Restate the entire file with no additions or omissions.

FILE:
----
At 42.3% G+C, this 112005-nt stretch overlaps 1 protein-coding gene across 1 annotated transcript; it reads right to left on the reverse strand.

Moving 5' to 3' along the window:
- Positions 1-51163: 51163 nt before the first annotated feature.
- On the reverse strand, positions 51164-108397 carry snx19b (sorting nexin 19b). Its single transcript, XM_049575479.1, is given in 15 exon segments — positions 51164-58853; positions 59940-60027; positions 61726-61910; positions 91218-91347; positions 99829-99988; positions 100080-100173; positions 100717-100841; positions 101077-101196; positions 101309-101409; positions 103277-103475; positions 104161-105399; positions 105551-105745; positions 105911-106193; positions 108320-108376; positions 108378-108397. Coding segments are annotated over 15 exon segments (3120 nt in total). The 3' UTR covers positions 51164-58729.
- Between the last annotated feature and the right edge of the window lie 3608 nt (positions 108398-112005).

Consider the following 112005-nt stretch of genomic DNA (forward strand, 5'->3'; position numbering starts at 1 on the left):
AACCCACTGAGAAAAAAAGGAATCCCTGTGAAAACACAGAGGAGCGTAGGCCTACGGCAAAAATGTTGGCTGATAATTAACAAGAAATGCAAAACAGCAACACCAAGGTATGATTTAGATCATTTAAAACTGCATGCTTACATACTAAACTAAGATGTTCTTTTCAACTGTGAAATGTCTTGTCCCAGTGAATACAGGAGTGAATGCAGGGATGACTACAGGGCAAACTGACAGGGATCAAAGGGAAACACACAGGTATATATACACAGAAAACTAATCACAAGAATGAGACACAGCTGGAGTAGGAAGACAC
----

At 42.3% G+C, this 112005-nt stretch overlaps 1 protein-coding gene across 1 annotated transcript; it reads right to left on the reverse strand.

Moving 5' to 3' along the window:
- Positions 1-51163: 51163 nt before the first annotated feature.
- On the reverse strand, positions 51164-108397 carry snx19b (sorting nexin 19b). Its single transcript, XM_049575479.1, is given in 15 exon segments — positions 51164-58853; positions 59940-60027; positions 61726-61910; positions 91218-91347; positions 99829-99988; positions 100080-100173; positions 100717-100841; positions 101077-101196; positions 101309-101409; positions 103277-103475; positions 104161-105399; positions 105551-105745; positions 105911-106193; positions 108320-108376; positions 108378-108397. Coding segments are annotated over 15 exon segments (3120 nt in total). The 3' UTR covers positions 51164-58729.
- Between the last annotated feature and the right edge of the window lie 3608 nt (positions 108398-112005).

Consider the following 112005-nt stretch of genomic DNA (forward strand, 5'->3'; position numbering starts at 1 on the left):
AACCCACTGAGAAAAAAAGGAATCCCTGTGAAAACACAGAGGAGCGTAGGCCTACGGCAAAAATGTTGGCTGATAATTAACAAGAAATGCAAAACAGCAACACCAAGGTATGATTTAGATCATTTAAAACTGCATGCTTACATACTAAACTAAGATGTTCTTTTCAACTGTGAAATGTCTTGTCCCAGTGAATACAGGAGTGAATGCAGGGATGACTACAGGGCAAACTGACAGGGATCAAAGGGAAACACACAGGTATATATACACAGAAAACTAATCACAAGAATGAGACACAGCTGGAGTAGGAAGACAC